By SAMANTHA HENDRICKSON Associated Press/Report For America
COLUMBUS, Ohio (AP) — The latest proposal to give Ohio’s governor more power overseeing K-12 education cleared the state Senate with a ban on transgender student-athletes in girls sports — but hit a roadblock hours later when the legislation fell several votes short of passage in the House early Thursday.
The bill is effectively dead, but could be taken up again in the next legislative session.
Democrats gave a burst of applause after the vote count was announced at about 2:30 a.m. They had objected to the changes, and complained that majority Republicans were rushing the legislation through.
The ban on transgender student-athletes, in particular, has been a goal of Republican-dominated legislatures nationwide. Currently, 18 states ban transgender students from participating in school sports, according to the nonprofit think tank Movement Advancement Project.
Although the late-night negotiations still garnered too much disagreement among GOP lawmakers to get the bill passed this session, there’s still a chance for the bill’s reintroduction after a new, even more Republican General Assembly is sworn in come January.
Currently, the GOP controls 64 seats of the 99-seat General Assembly. That number will increase to 67 next month, when Republicans who were victorious in last month’s election are sworn in.
Republican Gov. Mike DeWine had voiced support for overhauling education oversight but had questioned the need for banning transgender student-athletes, saying that matter is best handled by leagues and athletic associations.
That part of the legislation says no school or athletic conference “shall permit individuals of the male sex to participate on athletic teams or in athletic competitions designated only for participants of the female sex.”
The Ohio High School Athletic Association has maintained that there’s no evidence of a problem posed by transgender girls competing in sports, and the number of such participants is very small.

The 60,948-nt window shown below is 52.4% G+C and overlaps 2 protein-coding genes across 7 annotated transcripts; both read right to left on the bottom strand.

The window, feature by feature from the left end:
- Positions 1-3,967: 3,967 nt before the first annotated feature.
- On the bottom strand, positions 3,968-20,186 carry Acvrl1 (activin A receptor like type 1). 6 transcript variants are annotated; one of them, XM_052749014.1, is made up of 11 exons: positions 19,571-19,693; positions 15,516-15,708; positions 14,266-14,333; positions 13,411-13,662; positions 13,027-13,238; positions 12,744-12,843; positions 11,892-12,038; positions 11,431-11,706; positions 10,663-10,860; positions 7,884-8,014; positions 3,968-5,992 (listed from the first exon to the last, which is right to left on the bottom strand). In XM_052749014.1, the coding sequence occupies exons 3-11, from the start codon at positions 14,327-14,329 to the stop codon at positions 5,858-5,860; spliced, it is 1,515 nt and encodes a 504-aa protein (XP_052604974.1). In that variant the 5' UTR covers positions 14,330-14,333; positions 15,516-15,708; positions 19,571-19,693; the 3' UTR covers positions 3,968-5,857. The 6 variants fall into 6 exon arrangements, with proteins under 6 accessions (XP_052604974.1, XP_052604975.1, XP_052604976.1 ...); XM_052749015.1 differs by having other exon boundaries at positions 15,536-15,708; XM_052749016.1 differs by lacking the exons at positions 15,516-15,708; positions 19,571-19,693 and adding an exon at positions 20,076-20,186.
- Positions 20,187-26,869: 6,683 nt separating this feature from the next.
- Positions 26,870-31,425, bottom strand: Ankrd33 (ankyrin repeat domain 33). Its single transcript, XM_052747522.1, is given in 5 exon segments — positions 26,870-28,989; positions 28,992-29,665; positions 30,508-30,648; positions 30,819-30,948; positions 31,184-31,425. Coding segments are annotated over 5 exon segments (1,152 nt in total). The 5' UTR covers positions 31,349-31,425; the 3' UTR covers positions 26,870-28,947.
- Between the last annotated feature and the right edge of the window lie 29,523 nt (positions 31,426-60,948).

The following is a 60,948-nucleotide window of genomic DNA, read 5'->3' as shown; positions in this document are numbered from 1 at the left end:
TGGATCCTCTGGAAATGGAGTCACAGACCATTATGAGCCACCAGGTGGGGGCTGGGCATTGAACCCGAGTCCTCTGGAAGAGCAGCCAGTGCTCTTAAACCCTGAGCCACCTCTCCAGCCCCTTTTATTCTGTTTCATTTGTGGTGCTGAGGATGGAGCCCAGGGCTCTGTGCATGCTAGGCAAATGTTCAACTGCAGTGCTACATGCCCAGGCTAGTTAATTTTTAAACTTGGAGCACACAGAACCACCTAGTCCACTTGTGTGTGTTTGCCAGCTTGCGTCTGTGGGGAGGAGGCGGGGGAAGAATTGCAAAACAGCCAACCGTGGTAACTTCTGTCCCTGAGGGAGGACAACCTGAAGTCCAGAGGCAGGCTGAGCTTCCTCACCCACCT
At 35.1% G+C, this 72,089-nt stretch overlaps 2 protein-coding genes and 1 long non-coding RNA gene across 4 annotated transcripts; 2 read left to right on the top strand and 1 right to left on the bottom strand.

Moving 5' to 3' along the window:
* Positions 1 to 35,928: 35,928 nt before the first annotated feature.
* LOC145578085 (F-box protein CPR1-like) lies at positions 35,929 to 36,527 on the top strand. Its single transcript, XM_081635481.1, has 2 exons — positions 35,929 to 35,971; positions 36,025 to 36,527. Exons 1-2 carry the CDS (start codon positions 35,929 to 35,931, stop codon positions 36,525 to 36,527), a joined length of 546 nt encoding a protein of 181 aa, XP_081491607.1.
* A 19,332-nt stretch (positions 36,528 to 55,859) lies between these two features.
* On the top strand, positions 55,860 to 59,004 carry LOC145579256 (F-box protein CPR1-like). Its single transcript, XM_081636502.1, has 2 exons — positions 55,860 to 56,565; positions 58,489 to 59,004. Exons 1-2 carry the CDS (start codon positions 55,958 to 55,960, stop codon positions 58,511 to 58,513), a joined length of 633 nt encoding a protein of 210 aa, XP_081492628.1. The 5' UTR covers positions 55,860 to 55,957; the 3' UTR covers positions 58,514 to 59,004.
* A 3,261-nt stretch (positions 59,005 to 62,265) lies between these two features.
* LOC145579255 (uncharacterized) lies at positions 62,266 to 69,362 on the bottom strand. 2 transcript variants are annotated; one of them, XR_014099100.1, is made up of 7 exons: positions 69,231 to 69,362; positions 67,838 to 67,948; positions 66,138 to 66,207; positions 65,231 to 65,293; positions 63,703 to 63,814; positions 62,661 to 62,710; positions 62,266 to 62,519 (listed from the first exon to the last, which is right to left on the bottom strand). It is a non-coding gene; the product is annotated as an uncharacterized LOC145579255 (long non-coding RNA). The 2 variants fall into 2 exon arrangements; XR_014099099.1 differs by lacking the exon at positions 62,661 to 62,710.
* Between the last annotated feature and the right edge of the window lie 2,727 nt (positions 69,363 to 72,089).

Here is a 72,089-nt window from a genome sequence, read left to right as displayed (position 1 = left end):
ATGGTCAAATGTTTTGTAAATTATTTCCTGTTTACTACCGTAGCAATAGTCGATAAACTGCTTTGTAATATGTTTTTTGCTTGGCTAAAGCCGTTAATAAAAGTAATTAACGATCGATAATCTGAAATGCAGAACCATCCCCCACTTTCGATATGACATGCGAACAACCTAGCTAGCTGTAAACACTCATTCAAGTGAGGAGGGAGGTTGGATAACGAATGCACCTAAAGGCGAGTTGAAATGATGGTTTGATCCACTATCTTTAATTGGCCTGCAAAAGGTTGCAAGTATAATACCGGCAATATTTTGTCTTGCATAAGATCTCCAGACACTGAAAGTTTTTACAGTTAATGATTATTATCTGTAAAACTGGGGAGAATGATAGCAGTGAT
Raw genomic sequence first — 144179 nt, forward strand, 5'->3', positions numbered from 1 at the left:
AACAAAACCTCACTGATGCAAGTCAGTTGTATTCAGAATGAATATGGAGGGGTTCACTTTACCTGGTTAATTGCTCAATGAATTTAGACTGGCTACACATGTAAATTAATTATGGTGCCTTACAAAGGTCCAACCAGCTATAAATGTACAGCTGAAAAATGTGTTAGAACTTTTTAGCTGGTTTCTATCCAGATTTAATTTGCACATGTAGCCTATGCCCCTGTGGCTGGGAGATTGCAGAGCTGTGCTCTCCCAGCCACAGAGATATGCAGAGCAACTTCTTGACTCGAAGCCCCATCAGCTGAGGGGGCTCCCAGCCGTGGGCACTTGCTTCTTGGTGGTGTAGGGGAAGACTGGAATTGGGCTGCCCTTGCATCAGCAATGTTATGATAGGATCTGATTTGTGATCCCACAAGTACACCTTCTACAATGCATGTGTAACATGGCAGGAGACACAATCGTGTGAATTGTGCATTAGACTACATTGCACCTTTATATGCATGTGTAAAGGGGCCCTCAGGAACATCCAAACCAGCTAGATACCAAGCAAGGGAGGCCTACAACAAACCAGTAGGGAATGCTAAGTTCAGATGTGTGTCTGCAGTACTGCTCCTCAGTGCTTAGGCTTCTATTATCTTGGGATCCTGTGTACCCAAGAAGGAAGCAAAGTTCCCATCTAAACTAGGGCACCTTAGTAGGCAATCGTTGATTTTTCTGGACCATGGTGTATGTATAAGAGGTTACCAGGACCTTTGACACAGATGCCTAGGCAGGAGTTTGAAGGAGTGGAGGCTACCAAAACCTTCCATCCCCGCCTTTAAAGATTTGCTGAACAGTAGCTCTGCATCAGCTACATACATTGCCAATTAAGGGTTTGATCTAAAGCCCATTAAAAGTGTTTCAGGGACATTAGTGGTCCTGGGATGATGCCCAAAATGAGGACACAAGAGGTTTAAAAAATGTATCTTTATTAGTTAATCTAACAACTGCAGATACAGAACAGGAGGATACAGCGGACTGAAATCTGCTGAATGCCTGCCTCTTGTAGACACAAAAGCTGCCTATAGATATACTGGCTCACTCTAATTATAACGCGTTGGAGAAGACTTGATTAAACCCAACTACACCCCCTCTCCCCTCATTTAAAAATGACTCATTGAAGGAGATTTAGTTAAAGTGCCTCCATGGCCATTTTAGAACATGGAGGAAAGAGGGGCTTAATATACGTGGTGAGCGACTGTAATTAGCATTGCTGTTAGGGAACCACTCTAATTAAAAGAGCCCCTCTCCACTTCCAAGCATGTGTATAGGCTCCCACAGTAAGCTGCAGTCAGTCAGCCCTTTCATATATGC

Lawmakers merged the proposed ban with what had been a separate proposal to shift oversight of the state’s education department from the State Board of Education and the superintendent it elects to a director appointed by the governor. It also would transfer many of the state school board’s powers to the department’s new director, resulting in significant changes to decision-making about academic standards, model curricula and school district ratings, among other things.
Supporters said the changes would promote more accountability and transparency than the current structure, which they say is bogged down with political infighting among school board members and has been too slow to address issues such as the drop in student achievement during the COVID-19 pandemic.
But opponents, including the Ohio Federation of Teachers, said giving more control to the governor’s office would add partisanship to the oversight of education across the state.
Another provision added late in the process would have prohibited schools from discriminating against children because of their COVID vaccination status. It wouldn’t change existing laws regarding other required vaccines.
Associated Press writer Kantele Franko contributed to this report.
Samantha Hendrickson is a corps member for the Associated Press/Report for America Statehouse News Initiative. Report for America is a nonprofit national service program that places journalists in local newsrooms to report on undercovered issues.